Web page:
Saturday, June 7, 2014

The Mystique of the Southwest Conference, Part 3

The Mystique of the Southwest Conference, Part 3

By Enju Aihara
The Daily Magi
September 23, 2071

The 1980s saw many of the conference's athletic programs hit by recruiting scandals and NCAA probations. The only programs to escape probation in the 1980s were Arkansas, Baylor, and Rice. Because of repeated major violations, in 1985, the SMU Mustangs football program became only the third in NCAA history to receive the so-called "Death Penalty" (after Kentucky basketball in 1952-53 and Southwestern Louisiana basketball from 1973 to 1975). The NCAA canceled SMU's 1987 season, and limited it to seven road games for 1988. However, nearly all of the school's lettermen transferred elsewhere, forcing SMU to keep its football program shuttered for 1988 as well. SMU also remained on probation until 1990. At that time, NCAA rules prohibited schools on probation from appearing on live television. As a result, the conference's market share in television coverage dwindled. The SWC's performance in football declined precipitously. The final eight SWC champions lost in their bowl games. After SMU's second-place finish in most polls in 1982, SWC programs usually were not serious contenders for the national title. Texas had strong teams in 1981, 1983 and 1990, Arkansas had strong teams in 1988 and 1989, and Texas A&M was strong in 1992, but by the end of their respective seasons none were able to remain in the national championship hunt.

On June 27, 1984, the U.S. Supreme Court ruled in NCAA v. Board of Regents of University of Oklahoma that the NCAA could not punish its membership for selling their media content. As a result, individual schools and athletic conferences were freed to negotiate contracts on their own behalf. The Big Ten and Pacific-10 conferences sold their rights to ABC. Most of the rest of the Division I-A football programs (what is now called the Division I Football Bowl Subdivision) chose to sell their rights together through an organization called the College Football Association to ABC and CBS. The primary function of the CFA was to negotiate television broadcast rights for its member conferences and independent colleges.

By 1990, the television landscape had changed and a number of the stronger programs saw opportunities for better deals outside of the CFA. Notre Dame left the CFA and sold their home game broadcast rights to NBC. When the Southeastern Conference invited the University of Arkansas and the University of South Carolina to join the conference in 1990, it created shockwaves across the CFA. The other conferences in the CFA correctly assumed the SEC made these additions to create a better TV product with the idea of leaving the CFA.

The SEC represented one of the more valuable assets in the CFA. It seemed likely if the SEC departed, the other conferences could have quite a difficult time securing good TV deals. In February 1994, the Southeastern Conference announced that they would be leaving the CFA and negotiate independently for a television deal that covered SEC schools only. This led The Dallas Morning News to proclaim that "the College Football Association as a television entity is dead". In 1995, the SEC and the Big East broke from the CFA, signing a national deal with CBS. The SEC would earn a staggering $95 million from the deal. More significantly, this change in television contracts ultimately would lead to significant realignment of college conferences.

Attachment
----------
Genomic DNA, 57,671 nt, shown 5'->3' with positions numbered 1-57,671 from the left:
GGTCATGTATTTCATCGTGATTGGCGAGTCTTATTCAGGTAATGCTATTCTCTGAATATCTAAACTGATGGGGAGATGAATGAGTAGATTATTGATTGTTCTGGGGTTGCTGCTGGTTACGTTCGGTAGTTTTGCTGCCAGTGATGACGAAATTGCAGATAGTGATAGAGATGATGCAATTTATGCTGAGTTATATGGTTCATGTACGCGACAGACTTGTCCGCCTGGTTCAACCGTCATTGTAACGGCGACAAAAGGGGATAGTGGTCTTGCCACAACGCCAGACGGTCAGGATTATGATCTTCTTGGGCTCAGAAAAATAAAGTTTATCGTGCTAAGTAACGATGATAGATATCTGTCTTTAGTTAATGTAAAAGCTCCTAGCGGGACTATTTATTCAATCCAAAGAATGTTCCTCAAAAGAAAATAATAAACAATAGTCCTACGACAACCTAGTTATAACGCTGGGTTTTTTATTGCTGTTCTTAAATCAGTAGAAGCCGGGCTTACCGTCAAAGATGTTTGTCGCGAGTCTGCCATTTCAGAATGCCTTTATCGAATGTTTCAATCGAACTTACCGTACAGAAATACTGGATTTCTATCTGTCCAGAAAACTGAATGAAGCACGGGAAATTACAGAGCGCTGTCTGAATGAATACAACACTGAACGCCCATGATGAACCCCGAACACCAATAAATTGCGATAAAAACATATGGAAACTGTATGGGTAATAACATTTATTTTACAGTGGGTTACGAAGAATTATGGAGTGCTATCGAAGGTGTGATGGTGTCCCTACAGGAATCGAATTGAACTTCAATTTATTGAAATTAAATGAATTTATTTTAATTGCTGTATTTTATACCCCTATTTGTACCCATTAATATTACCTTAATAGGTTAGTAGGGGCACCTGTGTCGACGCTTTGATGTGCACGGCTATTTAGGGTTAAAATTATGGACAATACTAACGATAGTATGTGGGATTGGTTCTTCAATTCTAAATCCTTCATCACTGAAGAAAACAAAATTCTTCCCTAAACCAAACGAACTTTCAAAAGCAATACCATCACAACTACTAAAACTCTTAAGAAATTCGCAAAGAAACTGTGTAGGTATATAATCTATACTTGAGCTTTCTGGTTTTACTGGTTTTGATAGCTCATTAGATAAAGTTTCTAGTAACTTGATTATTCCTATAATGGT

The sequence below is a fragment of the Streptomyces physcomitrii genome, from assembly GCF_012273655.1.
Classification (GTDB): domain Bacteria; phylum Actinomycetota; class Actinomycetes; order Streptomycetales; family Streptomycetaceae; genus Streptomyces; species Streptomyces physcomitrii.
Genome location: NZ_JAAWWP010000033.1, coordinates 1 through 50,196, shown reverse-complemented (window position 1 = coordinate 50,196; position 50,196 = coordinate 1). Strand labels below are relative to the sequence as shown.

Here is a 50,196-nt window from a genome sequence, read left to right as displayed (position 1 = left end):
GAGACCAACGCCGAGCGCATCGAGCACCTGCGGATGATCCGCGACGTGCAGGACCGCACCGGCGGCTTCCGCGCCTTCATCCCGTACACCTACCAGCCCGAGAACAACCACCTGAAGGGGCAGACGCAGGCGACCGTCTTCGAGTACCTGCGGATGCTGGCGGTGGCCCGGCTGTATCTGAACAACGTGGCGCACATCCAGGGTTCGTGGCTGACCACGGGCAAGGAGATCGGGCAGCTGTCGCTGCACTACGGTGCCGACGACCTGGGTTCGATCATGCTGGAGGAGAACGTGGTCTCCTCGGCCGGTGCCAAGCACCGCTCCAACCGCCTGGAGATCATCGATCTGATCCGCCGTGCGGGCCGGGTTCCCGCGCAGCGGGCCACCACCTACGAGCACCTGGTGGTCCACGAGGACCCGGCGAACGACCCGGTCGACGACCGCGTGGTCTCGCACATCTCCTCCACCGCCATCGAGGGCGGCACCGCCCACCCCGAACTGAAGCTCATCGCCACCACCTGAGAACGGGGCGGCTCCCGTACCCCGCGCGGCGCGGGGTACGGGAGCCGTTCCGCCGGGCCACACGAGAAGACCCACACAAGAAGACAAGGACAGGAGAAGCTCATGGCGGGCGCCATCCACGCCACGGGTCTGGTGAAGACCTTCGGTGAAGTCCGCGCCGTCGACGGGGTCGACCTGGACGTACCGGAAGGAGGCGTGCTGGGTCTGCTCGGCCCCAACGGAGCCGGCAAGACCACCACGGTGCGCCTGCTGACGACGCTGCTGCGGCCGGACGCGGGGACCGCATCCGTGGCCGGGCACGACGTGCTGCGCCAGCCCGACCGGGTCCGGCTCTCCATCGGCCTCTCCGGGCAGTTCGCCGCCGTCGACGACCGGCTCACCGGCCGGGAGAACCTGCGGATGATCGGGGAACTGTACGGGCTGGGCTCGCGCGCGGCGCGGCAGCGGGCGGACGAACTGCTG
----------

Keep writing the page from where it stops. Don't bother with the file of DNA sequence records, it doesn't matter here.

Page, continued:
In 1990, Arkansas announced it would leave for the Southeastern Conference, marking the beginning of the end for the conference. In March 1994, Texas, Texas A&M, Baylor, and Texas Tech accepted invitations to join with the members of the Big Eight Conference to form the Big 12 Conference. Soon afterward, SMU, TCU, and Rice accepted invitations to join the Western Athletic Conference, while Houston became a charter member of Conference USA. In May 1996, after the completion of championship matches in baseball and track & field, the Southwest Conference was officially dissolved.

Over the course of its 82-year history, teams of the Southwest Conference garnered 64 recognized national championships in collegiate sports. In 1997, the official records of the conference from 1914 to 1996 were moved from Dallas to the campus of Texas Tech University, becoming part of the Southwest Collection/Special Collections Library. The archive also contains an extensive assortment of images and memorabilia from each member university.

On July 1, 2071, at a special Big 12 meeting at SMU's Collins Center, where the Mustang football team's 1987 death penalty was announced, the greatest news to hit Texas in decades was broadcast by all the major networks. "I would like to finally announce," said Big XII commissioner H. Jacob "Jake" Crawford, a former Mitakihara Magi right end and Houston Texan from Keller, Tex., "that after more than seven decades, in 2072, the Southwest Conference will return!" The reborn Southwest Conference will begin play in 2072 and replace the Big 12. Current members of the Big XII that were not members of the old Southwest Conference have applied for membership in other conferences in Division I FBS. The headquarters of the Southwest Conference will be in the same place as the soon-to-be-defunct Big 12: Irving, Tex.

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